The “refined sugars are evil” theory seems to me very plausible, but I would be quite surprised if there was anything especially bad about monosaccharides. Fructose is what you get in fruit, after all. If HFCS has any significance, it would just be that it made sugar even cheaper and more plentiful than before.

  7. Isegoria says:

    The mixture of fructose and glucose does seem more fattening than sucrose.

  8. Isegoria says:

    Also, fructose and glucose seems to be isocaloric but not isometabolic. And if two molecules with the same chemical formula can be so different, perhaps there is no such thing as a macronutrient.

    (Also, dietary fructose causes liver damage in monkeys.)

  9. Grasspunk says:

    I was about to laugh at the monkey paper when I noted in the comments that Eric Crampton and Steve Johnson went there before me. Why not blame the flour? Or the polyunsaturated fat in lard?

    Time to go drink some orange juice. And I can’t wait until my cherry, pear and plum trees are full of ripe fruit.

  10. Grasspunk says:

    The summary you linked to of that monkey paper seems to have got it wrong. The control monkeys got pork fat, whey protein, fish meal, plant fiber and the high fructose monkeys got the vegetable oils. Here’s the table they use to describe the food:

    So if you stuff monkeys with sugar-laden pizza dough they do worse than if they get pork fat, fish meal, whey, plant fiber. How much did they spend on this?

  11. Mike says:

    What, so you mean that sweet-batter deep-fried Cadbury’s Creme Eggs and Mars Bars are actually unhealthy? But, they really help me get through my energy crashes…

  12. Slovenian Guest says:

    It gets better…

    How the Sugar Industry Shifted Blame to Fat:

    “The sugar industry paid scientists in the 1960s to play down the link between sugar and heart disease and promote saturated fat as the culprit instead, newly released historical documents show.

    The internal sugar industry documents, recently discovered by a researcher at the University of California, San Francisco, and published Monday in JAMA Internal Medicine, suggest that five decades of research into the role of nutrition and heart disease, including many of today’s dietary recommendations, may have been largely shaped by the sugar industry.

    “They were able to derail the discussion about sugar for decades,” said Stanton Glantz, a professor of medicine at U.C.S.F. and an author of the JAMA Internal Medicine paper.

    The documents show that a trade group called the Sugar Research Foundation, known today as the Sugar Association, paid three Harvard scientists the equivalent of about $50,000 in today’s dollars to publish a 1967 review of research on sugar, fat and heart disease. The studies used in the review were handpicked by the sugar group, and the article, which was published in the prestigious New England Journal of Medicine, minimized the link between sugar and heart health and cast aspersions on the role of saturated fat.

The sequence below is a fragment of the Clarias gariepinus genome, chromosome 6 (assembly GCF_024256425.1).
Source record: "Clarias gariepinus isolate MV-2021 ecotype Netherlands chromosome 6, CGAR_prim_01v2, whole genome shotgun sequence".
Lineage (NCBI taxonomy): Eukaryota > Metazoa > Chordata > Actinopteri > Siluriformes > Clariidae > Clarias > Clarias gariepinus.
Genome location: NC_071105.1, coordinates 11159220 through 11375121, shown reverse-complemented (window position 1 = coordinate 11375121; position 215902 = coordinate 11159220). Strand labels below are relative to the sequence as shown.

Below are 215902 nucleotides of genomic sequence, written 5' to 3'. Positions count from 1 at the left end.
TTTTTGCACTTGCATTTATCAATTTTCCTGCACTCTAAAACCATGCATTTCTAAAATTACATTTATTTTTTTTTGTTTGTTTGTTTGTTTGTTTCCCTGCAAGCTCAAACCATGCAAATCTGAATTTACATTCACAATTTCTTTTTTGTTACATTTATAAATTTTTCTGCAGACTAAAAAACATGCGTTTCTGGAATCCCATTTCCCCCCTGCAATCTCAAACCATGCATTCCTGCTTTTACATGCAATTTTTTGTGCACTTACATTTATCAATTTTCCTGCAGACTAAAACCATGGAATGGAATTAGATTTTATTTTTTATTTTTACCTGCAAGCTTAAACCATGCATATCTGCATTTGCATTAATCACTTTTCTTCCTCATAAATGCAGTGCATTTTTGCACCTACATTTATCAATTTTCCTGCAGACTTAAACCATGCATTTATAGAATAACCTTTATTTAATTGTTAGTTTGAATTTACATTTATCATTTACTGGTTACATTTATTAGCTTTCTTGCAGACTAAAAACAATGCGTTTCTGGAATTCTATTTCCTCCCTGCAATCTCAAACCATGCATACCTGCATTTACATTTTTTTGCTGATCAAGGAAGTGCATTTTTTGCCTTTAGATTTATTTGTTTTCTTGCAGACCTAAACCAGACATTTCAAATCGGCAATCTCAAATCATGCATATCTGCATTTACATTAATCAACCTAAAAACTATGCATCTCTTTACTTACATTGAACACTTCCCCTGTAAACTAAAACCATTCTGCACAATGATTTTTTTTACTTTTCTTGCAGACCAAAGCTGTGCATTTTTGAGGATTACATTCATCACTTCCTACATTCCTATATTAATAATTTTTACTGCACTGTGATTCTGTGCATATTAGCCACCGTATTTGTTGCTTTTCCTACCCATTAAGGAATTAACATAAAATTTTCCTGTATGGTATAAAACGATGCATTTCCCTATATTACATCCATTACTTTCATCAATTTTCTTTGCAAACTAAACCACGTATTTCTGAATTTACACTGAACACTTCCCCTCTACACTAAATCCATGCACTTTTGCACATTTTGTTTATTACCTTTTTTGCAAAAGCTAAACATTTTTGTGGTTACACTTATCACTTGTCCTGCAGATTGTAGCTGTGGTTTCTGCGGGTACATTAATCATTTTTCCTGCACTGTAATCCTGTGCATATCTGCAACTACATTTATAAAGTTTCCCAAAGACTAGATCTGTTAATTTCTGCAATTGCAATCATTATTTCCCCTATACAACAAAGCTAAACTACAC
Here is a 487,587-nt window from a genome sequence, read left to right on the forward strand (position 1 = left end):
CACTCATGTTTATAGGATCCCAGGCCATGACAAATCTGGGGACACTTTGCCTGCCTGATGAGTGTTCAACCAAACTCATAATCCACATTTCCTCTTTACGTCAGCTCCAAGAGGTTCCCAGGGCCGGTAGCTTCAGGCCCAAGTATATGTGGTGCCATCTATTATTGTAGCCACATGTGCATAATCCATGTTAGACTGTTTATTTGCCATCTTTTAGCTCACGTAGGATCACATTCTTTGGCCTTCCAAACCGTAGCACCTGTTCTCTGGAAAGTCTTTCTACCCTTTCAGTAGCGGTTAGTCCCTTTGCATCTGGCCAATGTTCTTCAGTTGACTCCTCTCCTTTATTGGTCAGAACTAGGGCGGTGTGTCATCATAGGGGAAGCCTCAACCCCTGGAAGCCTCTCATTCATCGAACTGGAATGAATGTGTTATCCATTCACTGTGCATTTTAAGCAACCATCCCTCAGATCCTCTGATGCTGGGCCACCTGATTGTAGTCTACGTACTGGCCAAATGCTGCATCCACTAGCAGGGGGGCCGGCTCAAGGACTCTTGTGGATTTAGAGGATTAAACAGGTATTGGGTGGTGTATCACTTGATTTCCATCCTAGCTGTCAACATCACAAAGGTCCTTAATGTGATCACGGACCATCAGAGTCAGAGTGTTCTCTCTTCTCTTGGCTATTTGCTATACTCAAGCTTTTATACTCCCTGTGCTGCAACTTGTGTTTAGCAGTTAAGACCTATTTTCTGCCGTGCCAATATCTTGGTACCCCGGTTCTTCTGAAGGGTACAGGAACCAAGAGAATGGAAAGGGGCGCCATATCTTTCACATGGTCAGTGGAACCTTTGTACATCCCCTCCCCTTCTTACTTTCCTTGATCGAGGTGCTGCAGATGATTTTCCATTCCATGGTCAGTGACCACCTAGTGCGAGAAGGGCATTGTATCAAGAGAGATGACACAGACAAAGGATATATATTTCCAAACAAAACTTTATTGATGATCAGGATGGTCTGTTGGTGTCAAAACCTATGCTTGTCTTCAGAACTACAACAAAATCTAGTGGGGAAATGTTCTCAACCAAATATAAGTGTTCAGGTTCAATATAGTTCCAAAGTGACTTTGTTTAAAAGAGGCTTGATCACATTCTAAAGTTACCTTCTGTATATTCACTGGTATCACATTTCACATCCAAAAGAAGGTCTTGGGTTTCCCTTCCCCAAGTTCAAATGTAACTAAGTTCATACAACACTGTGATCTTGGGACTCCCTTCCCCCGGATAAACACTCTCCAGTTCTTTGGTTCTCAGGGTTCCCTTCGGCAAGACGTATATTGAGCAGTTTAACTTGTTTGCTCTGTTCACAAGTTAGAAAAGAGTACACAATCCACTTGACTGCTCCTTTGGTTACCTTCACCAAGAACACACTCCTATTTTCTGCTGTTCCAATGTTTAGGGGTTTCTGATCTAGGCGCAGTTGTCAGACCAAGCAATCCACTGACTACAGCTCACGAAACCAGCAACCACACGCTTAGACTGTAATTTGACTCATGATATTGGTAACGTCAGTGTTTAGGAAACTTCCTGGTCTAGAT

In 1965, Mr. Hickson enlisted the Harvard researchers to write a review that would debunk the anti-sugar studies. He paid them a total of $6,500, the equivalent of $49,000 today. Mr. Hickson selected the papers for them to review and made it clear he wanted the result to favor sugar. Harvard’s Dr. Hegsted reassured the sugar executives. “We are well aware of your particular interest,” he wrote, “and will cover this as well as we can.””

    And better:

    “Big Agra wanted to make money selling hydrogenated oils and foods, and weaken the population at the same time, and Big Pharma wanted to make money selling drugs to individuals with the resulting ailments, so they created and promoted margarine and hydrogenated vegetable oils. However, they knew that most people loved saturated fats like butter, so it would not be easy to convince people to make the switch. What they needed was some “science” and a marketable “expert” to persuade people. Enter Dr. Ancel Keys.
    The Fraudulent Dr. Ancel Keys

    Keys became famous for his “diet-lipid-heart disease hypothesis” that proposed a correlation between saturated fat (especially found in animal products) and heart disease, cardiovascular disease and high cholesterol. Consequently, in 1956 the American Heart Association (funded by Procter & Gamble, makers of the hydrogenated oil Crisco, and of which Keys was a board member) went on television to tell everyone that a diet which included large amounts of butter, lard, eggs, and beef would lead to coronary heart disease. Later Keys was put on the front page of Time magazine in 1961. This was around the beginning of the “low-fat diet”; it was later cemented by Senator McGovern in 1977 with his Senate Select Committee on Nutrition and Human Needs.

    There was one big problem with all of this: Keys had selectively cherry picked the data and committed scientific fraud by deliberately leaving out data points to skew the research. He pointed to countries with low saturated fat intake and low heart disease, and countries with high saturated fat intake and high heart disease, and claimed a significant correlation. However, he omitted a very large amount of countries, almost all from Europe, that had high saturated fat intake and low heart disease.”